The opinion of the court was delivered by: Sheila K. Oberto United States Magistrate Judge
ORDER DEEMING PETITIONER'S STATUS REPORT TO BE A MOTION TO WITHDRAW THE FIRST AMENDED PETITION AND TO PROCEED ON THE CLAIMS STATED IN THE ORIGINAL PETITION (DOCS. 17, 16, 1)
ORDER DISSOLVING THE STAY OF THE PROCEEDINGS (DOC. 14) AND GRANTING PETITIONER'S MOTION TO PROCEED ON THE ORIGINAL PETITION (DOC. 17)
ORDER DISMISSING PETITIONER'S STATE LAW CLAIMS (DOC. 1) ORDER REQUIRING RESPONDENT TO FILE A RESPONSE TO THE PETITION ORDER SETTING A BRIEFING SCHEDULE ORDER DIRECTING THE CLERK TO SERVE DOCUMENTS ON THE ATTORNEY GENERAL
Petitioner is a state prisoner proceeding pro se and in forma pauperis with a petition for writ of habeas corpus pursuant to 28 U.S.C. § 2254. Pursuant to 28 U.S.C. § 636(c)(1), Petitioner has consented to the jurisdiction of the United States Magistrate Judge to conduct all further proceedings in the case, including the entry of final judgment, by manifesting consent in a signed writing filed by Petitioner on June 17, 2011 (doc. 5).
Pending before the Court is Petitioner's "30-DAY STATUS REPORT," filed on February 17, 2012, which the Court DEEMS to be a request to 1) withdraw the first amended petition (FAP) (doc. 16), filed on January 27, 2012, and 2) proceed on his original petition filed on June 9, 2011, which Petitioner represents contains only fully exhausted claims.
Because Petitioner had not exhausted his state court remedies as to some of the claims set forth in the original petition, Petitioner withdrew the unexhausted claims from the original petition in order to exhaust state court remedies with respect to those claims. On December 12, 2011, the Court stayed the proceedings on the exhausted claims pending Petitioner's exhaustion of state court remedies as to the remaining claims. On January 27, 2012, while state court remedies were being exhausted, Petitioner filed the FAP, which contained only the claims that appeared to be fully exhausted when the original petition was filed.
On February 17, 2012, Petitioner filed a status report stating that the California Supreme Court had denied Petitioner's petition for writ of habeas corpus on February 1, 2012. Petitioner seeks to withdraw the FAP and to proceed on the original petition.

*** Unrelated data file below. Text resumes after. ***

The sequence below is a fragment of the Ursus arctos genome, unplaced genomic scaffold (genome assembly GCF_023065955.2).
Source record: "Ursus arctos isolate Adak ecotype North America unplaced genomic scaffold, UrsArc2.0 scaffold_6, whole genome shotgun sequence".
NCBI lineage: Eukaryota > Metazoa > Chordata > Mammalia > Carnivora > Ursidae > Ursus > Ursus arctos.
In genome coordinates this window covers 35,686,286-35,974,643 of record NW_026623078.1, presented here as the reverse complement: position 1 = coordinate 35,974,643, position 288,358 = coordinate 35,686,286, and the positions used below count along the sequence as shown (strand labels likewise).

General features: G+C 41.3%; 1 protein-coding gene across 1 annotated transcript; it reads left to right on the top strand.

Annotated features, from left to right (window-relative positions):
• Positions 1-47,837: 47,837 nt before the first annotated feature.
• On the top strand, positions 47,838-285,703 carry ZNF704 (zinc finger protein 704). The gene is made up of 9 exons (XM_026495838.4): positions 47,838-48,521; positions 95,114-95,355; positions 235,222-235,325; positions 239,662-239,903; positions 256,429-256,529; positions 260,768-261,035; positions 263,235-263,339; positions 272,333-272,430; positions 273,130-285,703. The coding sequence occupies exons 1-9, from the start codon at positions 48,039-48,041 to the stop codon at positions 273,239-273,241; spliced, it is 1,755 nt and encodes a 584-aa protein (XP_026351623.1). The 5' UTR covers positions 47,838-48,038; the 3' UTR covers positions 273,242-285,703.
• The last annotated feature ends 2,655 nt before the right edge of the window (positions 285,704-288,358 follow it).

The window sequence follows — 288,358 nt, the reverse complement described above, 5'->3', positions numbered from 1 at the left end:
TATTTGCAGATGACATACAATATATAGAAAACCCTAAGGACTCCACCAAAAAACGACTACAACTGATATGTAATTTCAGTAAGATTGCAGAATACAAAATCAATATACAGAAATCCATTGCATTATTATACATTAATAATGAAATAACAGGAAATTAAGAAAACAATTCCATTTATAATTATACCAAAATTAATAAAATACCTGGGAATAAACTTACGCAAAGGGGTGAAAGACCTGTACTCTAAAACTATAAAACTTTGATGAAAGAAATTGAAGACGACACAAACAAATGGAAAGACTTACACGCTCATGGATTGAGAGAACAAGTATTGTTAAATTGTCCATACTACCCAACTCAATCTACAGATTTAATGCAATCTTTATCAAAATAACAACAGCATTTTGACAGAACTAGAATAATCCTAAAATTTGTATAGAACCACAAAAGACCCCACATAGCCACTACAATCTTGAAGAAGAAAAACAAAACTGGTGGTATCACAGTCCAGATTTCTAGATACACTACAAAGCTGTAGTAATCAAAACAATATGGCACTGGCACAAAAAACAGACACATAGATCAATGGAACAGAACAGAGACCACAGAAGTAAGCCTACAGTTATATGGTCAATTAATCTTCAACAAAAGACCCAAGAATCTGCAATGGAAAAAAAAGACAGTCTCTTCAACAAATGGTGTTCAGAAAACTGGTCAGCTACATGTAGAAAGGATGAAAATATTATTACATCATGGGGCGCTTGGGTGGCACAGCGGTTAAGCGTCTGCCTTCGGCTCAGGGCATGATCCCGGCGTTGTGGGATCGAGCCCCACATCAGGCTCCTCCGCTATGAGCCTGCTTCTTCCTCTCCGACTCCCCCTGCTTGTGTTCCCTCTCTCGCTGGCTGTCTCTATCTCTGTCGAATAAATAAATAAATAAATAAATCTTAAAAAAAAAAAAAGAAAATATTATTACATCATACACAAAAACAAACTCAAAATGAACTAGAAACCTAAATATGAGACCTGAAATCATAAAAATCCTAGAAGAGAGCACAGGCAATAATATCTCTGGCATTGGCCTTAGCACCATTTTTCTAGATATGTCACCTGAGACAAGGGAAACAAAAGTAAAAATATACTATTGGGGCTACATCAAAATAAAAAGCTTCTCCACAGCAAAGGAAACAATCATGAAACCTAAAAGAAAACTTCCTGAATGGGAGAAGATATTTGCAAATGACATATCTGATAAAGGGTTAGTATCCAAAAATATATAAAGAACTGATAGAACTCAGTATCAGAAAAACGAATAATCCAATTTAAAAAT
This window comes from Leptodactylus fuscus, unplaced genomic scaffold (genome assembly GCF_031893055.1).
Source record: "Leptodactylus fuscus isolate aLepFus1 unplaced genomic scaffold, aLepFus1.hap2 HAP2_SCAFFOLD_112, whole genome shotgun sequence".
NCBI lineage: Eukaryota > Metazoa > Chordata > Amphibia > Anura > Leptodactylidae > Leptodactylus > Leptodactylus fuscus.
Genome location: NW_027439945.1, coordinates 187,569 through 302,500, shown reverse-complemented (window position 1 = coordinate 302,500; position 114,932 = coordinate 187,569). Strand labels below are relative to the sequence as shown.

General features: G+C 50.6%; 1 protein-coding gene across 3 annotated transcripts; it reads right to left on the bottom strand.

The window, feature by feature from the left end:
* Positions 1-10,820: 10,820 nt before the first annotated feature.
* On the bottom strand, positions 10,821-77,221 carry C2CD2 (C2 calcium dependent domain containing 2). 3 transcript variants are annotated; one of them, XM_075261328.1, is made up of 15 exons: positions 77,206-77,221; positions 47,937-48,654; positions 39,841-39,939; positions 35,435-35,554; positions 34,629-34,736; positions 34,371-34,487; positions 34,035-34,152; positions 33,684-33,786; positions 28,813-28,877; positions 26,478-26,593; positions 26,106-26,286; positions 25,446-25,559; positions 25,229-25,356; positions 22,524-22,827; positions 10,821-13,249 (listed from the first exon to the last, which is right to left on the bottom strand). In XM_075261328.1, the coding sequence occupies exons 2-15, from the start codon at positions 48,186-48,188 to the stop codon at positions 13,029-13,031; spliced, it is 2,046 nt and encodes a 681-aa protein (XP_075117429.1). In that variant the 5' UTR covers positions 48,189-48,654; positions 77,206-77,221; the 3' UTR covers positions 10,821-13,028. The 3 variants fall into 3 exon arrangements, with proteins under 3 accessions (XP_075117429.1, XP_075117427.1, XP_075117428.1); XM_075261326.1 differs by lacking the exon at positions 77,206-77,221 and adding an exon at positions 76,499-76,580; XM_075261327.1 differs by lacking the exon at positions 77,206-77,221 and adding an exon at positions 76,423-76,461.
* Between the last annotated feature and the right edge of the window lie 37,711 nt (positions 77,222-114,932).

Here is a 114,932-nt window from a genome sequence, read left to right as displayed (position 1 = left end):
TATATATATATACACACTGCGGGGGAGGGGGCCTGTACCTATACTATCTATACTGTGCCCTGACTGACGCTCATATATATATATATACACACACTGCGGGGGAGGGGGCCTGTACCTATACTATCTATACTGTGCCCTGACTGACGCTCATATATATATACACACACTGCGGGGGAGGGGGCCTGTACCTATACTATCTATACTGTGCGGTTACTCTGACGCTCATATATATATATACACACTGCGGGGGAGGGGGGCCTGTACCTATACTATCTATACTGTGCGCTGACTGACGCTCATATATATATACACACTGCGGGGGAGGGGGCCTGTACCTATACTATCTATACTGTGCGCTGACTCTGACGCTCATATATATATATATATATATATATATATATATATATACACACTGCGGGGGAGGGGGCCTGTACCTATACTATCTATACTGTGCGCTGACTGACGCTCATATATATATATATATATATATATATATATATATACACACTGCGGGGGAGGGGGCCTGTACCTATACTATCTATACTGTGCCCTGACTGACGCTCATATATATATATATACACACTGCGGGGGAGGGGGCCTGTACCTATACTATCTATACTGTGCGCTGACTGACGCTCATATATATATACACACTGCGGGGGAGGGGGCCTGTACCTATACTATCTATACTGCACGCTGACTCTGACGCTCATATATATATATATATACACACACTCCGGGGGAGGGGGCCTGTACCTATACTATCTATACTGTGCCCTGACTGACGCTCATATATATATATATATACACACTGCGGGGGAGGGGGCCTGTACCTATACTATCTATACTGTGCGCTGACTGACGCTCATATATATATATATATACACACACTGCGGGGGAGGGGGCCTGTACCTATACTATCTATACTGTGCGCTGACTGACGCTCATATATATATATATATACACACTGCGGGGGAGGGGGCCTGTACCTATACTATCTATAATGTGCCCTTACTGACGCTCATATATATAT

I. Motion to Withdraw the FAP and Dissolution of the Stay Whether styled as a motion to withdraw the FAP or a motion to amend the petition to restate the claims that are now exhausted, Petitioner's request will be granted. For the purposes of additional screening of the petition by the Court and obtaining a response to the petition from the Respondent, Petitioner may proceed on the claims set forth in the original petition.
Further, although Petitioner does not expressly request that the stay of the proceedings be lifted, the relief Petitioner requests necessarily requires that the stay of the instant proceeding be dissolved. Accordingly, the Court will order that the stay of the proceedings be dissolved.
II. Dismissal of Petitioner's State Law Claims Petitioner alleges that with respect to count 6, the trial court abused its discretion in imposing a consecutive sentence instead of a concurrent term. (Pet. 8-9.) Petitioner further alleges that the sentence of an indeterminate term of 104 years to life and a determinate term of eighty (80) years to life constitutes cruel and unusual punishment under the state constitution as well as the Federal Constitution. (Id.)
Rule 4 of the Rules Governing § 2254 Cases in the United States District Courts (Habeas Rules) requires the Court to make a preliminary review of each petition for writ of habeas corpus. The Court must summarily dismiss a petition "[i]f it plainly appears from the petition and any attached exhibits that the petitioner is not entitled to relief in the district court...." Habeas Rule 4; O'Bremski v. Maass, 915 F.2d 418, 420 (9th Cir. 1990); see also Hendricks v. Vasquez, 908 F.2d 490 (9th Cir. 1990). Habeas Rule 2(c) requires that a petition 1) specify all grounds of relief available to the Petitioner; 2) state the facts supporting each ground; and 3) state the relief requested. Notice pleading is not sufficient; the petition must state facts that point to a real possibility of constitutional error. Rule 4, Advisory Committee Notes, 1976 Adoption; O'Bremski v. Maass, 915 F.2d at 420 (quoting Blackledge v. Allison, 431 U.S. 63, 75 n.7 (1977)). Allegations in a petition that are vague, conclusory, or palpably incredible are subject to summary dismissal. Hendricks v. Vasquez, 908 F.2d 490, 491 (9th Cir. 1990).
Further, the Court may dismiss a petition for writ of habeas corpus either on its own motion under Habeas Rule 4, pursuant to the respondent's motion to dismiss, or after an answer to the petition has been filed. Advisory Committee Notes to Habeas Rule 8, 1976 ...